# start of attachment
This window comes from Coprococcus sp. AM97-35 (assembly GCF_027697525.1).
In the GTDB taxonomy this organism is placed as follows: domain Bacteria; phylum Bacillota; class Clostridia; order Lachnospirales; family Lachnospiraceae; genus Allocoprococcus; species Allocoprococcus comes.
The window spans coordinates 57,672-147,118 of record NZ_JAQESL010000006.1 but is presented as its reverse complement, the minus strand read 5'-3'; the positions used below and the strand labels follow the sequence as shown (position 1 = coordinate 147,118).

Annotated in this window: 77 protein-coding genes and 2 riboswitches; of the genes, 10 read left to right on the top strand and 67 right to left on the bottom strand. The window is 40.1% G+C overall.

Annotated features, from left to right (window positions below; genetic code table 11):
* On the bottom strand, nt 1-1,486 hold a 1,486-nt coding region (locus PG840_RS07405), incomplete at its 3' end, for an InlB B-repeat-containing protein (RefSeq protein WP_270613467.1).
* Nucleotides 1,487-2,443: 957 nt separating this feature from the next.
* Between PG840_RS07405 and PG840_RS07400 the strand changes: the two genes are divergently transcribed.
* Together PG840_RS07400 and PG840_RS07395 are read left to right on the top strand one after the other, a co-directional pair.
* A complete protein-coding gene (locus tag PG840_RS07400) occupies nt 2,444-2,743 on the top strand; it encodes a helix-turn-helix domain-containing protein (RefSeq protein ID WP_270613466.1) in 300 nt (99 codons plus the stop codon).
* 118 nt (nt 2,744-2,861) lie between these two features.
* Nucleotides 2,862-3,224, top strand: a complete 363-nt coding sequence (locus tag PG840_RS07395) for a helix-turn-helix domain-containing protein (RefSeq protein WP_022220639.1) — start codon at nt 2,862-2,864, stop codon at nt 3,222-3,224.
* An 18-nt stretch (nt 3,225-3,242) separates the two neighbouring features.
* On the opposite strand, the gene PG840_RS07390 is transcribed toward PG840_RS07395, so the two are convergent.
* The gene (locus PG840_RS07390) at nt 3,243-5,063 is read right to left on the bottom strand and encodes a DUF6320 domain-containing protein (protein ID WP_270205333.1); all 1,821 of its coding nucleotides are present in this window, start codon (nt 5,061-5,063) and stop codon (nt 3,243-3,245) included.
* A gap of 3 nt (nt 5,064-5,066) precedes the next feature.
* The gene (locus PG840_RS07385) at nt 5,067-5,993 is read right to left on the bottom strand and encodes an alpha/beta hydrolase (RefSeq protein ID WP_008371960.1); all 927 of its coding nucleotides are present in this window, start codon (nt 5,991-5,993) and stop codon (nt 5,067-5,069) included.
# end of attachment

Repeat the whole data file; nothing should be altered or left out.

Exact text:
This window comes from Coprococcus sp. AM97-35 (assembly GCF_027697525.1).
In the GTDB taxonomy this organism is placed as follows: domain Bacteria; phylum Bacillota; class Clostridia; order Lachnospirales; family Lachnospiraceae; genus Allocoprococcus; species Allocoprococcus comes.
The window spans coordinates 57,672-147,118 of record NZ_JAQESL010000006.1 but is presented as its reverse complement, the minus strand read 5'-3'; the positions used below and the strand labels follow the sequence as shown (position 1 = coordinate 147,118).

Annotated in this window: 77 protein-coding genes and 2 riboswitches; of the genes, 10 read left to right on the top strand and 67 right to left on the bottom strand. The window is 40.1% G+C overall.

Annotated features, from left to right (window positions below; genetic code table 11):
* On the bottom strand, nt 1-1,486 hold a 1,486-nt coding region (locus PG840_RS07405), incomplete at its 3' end, for an InlB B-repeat-containing protein (RefSeq protein WP_270613467.1).
* Nucleotides 1,487-2,443: 957 nt separating this feature from the next.
* Between PG840_RS07405 and PG840_RS07400 the strand changes: the two genes are divergently transcribed.
* Together PG840_RS07400 and PG840_RS07395 are read left to right on the top strand one after the other, a co-directional pair.
* A complete protein-coding gene (locus tag PG840_RS07400) occupies nt 2,444-2,743 on the top strand; it encodes a helix-turn-helix domain-containing protein (RefSeq protein ID WP_270613466.1) in 300 nt (99 codons plus the stop codon).
* 118 nt (nt 2,744-2,861) lie between these two features.
* Nucleotides 2,862-3,224, top strand: a complete 363-nt coding sequence (locus tag PG840_RS07395) for a helix-turn-helix domain-containing protein (RefSeq protein WP_022220639.1) — start codon at nt 2,862-2,864, stop codon at nt 3,222-3,224.
* An 18-nt stretch (nt 3,225-3,242) separates the two neighbouring features.
* On the opposite strand, the gene PG840_RS07390 is transcribed toward PG840_RS07395, so the two are convergent.
* The gene (locus PG840_RS07390) at nt 3,243-5,063 is read right to left on the bottom strand and encodes a DUF6320 domain-containing protein (protein ID WP_270205333.1); all 1,821 of its coding nucleotides are present in this window, start codon (nt 5,061-5,063) and stop codon (nt 3,243-3,245) included.
* A gap of 3 nt (nt 5,064-5,066) precedes the next feature.
* The gene (locus PG840_RS07385) at nt 5,067-5,993 is read right to left on the bottom strand and encodes an alpha/beta hydrolase (RefSeq protein ID WP_008371960.1); all 927 of its coding nucleotides are present in this window, start codon (nt 5,991-5,993) and stop codon (nt 5,067-5,069) included.